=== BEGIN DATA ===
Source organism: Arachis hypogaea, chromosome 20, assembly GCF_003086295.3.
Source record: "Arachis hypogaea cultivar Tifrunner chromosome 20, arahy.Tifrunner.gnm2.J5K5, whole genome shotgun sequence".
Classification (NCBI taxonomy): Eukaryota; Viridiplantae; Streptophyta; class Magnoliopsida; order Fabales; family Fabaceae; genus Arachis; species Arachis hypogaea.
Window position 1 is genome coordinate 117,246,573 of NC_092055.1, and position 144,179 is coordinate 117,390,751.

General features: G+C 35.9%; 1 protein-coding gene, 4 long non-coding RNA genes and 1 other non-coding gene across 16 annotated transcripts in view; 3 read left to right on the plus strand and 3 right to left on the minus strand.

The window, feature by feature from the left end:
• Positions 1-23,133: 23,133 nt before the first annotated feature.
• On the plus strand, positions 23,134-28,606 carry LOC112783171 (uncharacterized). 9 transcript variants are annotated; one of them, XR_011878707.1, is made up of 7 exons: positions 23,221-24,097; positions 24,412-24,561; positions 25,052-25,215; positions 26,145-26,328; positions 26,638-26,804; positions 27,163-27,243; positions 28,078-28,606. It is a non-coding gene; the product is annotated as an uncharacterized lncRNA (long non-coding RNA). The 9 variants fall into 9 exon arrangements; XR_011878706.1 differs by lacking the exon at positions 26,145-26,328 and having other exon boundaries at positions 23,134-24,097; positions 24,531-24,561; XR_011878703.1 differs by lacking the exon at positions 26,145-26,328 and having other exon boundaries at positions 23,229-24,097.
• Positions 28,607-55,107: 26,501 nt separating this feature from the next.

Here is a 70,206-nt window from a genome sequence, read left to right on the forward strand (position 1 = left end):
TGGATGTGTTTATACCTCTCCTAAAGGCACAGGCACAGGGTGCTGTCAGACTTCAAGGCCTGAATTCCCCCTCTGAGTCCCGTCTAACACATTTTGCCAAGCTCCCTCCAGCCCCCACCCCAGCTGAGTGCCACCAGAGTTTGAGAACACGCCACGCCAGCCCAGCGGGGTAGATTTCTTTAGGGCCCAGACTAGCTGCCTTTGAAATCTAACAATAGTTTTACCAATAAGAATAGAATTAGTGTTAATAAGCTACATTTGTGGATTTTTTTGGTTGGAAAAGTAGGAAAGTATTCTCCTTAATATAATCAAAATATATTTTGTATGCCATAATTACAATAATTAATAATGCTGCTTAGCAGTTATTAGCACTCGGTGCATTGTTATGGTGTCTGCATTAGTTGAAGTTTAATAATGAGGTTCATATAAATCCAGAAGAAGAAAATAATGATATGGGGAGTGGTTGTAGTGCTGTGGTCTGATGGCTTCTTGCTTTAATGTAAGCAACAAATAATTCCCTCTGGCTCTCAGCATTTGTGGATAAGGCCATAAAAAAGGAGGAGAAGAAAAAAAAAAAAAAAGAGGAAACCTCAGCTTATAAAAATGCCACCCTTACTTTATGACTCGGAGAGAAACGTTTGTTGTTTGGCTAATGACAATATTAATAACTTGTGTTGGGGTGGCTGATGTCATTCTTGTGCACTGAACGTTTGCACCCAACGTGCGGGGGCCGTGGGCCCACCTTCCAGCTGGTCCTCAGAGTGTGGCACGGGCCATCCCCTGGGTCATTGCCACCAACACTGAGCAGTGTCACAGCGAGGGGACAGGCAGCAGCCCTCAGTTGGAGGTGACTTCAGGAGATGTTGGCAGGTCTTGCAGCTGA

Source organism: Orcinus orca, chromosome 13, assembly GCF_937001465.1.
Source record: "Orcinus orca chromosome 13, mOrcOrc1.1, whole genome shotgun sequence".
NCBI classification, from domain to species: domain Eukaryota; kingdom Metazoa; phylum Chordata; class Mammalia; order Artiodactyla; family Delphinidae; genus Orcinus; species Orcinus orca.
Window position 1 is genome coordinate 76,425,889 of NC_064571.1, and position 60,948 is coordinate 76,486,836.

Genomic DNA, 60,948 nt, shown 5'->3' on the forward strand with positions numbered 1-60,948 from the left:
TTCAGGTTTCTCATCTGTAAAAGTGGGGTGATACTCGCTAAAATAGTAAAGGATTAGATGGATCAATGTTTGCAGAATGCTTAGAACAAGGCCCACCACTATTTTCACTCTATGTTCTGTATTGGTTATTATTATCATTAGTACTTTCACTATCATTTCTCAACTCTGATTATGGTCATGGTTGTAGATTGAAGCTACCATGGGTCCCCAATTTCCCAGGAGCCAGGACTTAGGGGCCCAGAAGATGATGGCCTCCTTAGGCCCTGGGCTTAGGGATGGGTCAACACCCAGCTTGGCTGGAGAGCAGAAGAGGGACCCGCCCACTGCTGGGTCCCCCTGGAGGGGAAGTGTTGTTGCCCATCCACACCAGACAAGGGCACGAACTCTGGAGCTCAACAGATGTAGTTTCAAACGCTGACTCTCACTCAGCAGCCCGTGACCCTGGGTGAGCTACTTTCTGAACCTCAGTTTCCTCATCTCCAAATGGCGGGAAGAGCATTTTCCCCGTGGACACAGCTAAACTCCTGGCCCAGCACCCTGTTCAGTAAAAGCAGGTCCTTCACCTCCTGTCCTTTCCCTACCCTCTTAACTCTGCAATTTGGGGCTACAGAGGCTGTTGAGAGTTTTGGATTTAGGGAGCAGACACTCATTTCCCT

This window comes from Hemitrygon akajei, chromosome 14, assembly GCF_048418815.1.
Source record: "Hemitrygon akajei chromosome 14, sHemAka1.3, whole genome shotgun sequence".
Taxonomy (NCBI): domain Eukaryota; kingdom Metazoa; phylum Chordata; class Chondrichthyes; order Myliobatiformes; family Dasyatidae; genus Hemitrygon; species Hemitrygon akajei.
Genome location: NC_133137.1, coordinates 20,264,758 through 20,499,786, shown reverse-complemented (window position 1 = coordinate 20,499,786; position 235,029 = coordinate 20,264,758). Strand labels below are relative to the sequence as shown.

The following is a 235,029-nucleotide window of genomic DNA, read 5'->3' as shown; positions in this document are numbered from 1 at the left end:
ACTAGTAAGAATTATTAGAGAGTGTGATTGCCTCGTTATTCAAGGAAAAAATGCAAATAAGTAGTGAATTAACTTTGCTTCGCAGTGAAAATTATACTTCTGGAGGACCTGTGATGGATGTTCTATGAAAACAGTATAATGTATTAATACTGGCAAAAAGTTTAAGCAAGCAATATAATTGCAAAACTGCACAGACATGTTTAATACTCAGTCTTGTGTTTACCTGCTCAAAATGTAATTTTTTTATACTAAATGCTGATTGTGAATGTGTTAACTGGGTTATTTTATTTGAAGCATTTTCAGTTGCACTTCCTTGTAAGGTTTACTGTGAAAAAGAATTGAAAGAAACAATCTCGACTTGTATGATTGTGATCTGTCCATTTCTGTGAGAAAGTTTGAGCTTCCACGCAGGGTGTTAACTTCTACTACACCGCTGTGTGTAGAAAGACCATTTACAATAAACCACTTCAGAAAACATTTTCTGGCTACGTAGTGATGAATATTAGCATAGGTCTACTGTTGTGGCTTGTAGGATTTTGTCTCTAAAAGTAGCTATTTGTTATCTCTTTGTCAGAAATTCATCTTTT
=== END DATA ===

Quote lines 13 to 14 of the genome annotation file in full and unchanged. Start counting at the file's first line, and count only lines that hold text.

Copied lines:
Source record: "Orcinus orca chromosome 13, mOrcOrc1.1, whole genome shotgun sequence".
NCBI classification, from domain to species: domain Eukaryota; kingdom Metazoa; phylum Chordata; class Mammalia; order Artiodactyla; family Delphinidae; genus Orcinus; species Orcinus orca.